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See secret street photographer Vivian Maier’s images in Budapest

Writers

  • Kata Fári

09/11/2017 11.01am

An exhibition at Mai Manó House showcases 75 select photographs by Vivian Maier. A nanny by profession but a photographer by passion, Maier was a mysterious and private person who spent most of her time documenting life that flowed before her, capturing cities and people through photos, videos and sound recordings. Her oeuvre was discovered posthumously by accident in 2007, when boxes of over 100,000 negatives and undeveloped film rolls were bought at an auction. This incredible archive is now highly regarded, and Maier has since been compared to the likes of the great 20th-century photographers Brassaï, Diane Arbus and Walker Evans.

During the time she worked for various households over the course of 40 years, mostly in Chicago’s North Shore, for those who knew her, Vivian Maier was the unusual and mysterious nanny who took a lot of photos that nobody ever saw. However, in reality, Miss Maier had a lot more up her sleeve, most notably an incredible eye for nuances that make the world special – but her brilliant work was only discovered posthumously. In 2013, a documentary titled Finding Vivian Maier was made about her life, including interviews with her former employers and their children who reveal that Maier presented herself to others in multiple ways, with varied accents, names and details about her life. With some children she was inspiring and positive, with others frightening and abusive. Her one true passion was photography that she pursued in her spare time and during the afternoon walks she took the children to, often around rougher neighborhoods.

Photo: Vivian Maier/Maloof Collection, Courtesy Howard Greenberg Gallery, New York.

The Howard Greenberg Gallery in New York, which is handling a part of the Vivian Maier legacy, compiled this selection especially for Budapest’s Mai Manó House. Stepping through the door, you immediately find yourself in front of the curious eyes of Maier who is holding her Rolleiflex at chest level ready to cock the shutter in an oversized poster – a scene that most of Maier’s subjects saw. The exhibition starts in a spacious and well-lit room, where Maier’s fascinating photographs hang boldly in simple black frames on the whitewashed walls, with accompanying captions in Hungarian and English. Two smaller rooms await to the left and to the right, though it’s not entirely clear on what basis the photographs are organized between each space. Truth be told it doesn’t really matter, as strolling through this exhibition feels like trawling around the streets of Chicago and New York in the mid 20th century with Vivian – just like the kids she used to babysit –seeing the world through her attentive eyes that spot intriguing street scenes, nuances, twists of fate and faces that remain unnoticed by most.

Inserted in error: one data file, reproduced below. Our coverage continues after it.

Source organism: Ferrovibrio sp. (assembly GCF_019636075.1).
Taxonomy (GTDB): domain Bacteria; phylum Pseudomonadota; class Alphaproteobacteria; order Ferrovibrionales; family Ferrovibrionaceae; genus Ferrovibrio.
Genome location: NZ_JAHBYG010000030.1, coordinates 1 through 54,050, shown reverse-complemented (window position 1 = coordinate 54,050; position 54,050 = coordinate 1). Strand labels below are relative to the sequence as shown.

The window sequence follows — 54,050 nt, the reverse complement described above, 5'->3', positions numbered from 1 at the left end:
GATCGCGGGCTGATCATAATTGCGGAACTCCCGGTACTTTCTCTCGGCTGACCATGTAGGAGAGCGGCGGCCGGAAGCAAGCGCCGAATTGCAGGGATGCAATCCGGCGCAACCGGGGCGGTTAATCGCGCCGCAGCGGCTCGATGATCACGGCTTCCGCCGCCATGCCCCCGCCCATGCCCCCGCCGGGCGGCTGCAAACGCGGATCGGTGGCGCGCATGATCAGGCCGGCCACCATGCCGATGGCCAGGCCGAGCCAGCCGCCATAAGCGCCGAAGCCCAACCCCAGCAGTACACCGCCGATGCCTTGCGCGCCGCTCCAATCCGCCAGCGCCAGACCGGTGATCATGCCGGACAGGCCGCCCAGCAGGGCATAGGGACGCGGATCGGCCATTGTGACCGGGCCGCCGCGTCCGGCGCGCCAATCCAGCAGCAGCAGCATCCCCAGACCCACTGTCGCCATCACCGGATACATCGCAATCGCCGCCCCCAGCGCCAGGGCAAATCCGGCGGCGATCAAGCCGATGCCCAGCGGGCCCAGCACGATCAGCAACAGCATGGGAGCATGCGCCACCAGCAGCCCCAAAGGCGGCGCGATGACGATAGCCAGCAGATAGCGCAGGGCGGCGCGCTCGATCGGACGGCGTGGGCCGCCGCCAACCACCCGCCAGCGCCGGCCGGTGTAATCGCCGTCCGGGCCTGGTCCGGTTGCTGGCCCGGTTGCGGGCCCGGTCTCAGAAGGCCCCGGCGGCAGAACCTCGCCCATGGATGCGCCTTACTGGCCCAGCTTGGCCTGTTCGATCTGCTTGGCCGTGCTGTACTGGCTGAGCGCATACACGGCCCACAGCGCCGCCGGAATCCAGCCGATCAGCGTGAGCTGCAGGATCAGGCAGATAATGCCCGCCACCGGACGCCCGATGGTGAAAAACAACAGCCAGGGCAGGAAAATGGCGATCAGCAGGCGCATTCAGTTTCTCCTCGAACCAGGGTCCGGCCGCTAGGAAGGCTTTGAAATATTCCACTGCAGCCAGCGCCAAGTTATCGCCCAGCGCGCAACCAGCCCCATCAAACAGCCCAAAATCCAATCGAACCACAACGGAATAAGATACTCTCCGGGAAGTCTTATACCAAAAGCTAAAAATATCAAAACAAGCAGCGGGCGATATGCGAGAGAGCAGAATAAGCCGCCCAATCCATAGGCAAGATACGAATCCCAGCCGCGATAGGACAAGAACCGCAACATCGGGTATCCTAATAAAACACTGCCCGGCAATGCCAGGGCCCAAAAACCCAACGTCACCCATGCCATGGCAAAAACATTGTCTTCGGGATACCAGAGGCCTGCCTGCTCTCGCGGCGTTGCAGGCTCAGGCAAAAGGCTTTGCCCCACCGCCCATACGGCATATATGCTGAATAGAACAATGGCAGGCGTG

Photo: Vivian Maier/Maloof Collection, Courtesy Howard Greenberg Gallery, New York.

Walking around the rooms, visitors can cast their eyes on the everyday characters Vivian saw, staring straight into their soul. A lady in a fashionable fur coat, a pair of cheeky children enjoying an ice-cream, a couple on a romantic rendezvous, another in a fight, men getting their shoes shined on the street by young boys. Some photos are perfectly composed through deliberate design, while with others it is hard to decide if they were only created by coincidence. Among Maier’s photographic work is a number of notable cleverly crafted self-portraits – many on display at the Mai Manóshow. Her portraiture is never direct; her image is often reflected through a shadow or in windows, puddles and mirrors, something that visitors can also try thanks to several mirrors hanging on the walls around the exhibition space.

Photo: Vivian Maier/Maloof Collection, Courtesy Howard Greenberg Gallery, New York.

After mounting the wooden spiral staircase, many more photographs and contact sheets are showcased upstairs, while visitors can also sit for a second to see a screening of photographs of Maier’s camera collection, letters and print instructions. If you look carefully, two famous faces can also be spotted in the photos. Getting a glimpse of life in Chicago and New York in the mid 20th century through the eyes of Vivian Maier is a truly special experience that can be wholeheartedly recommended to anyone. A book about Vivian and her photographs is also available at the little gift store. To learn more about this highly intellectual, outspoken and solitary character, dig out

Finding Vivian Maier.

The Secret Passion – Photos of Vivian Maier The exhibition is on view until January 7, 2018 at the Mai Manó House.

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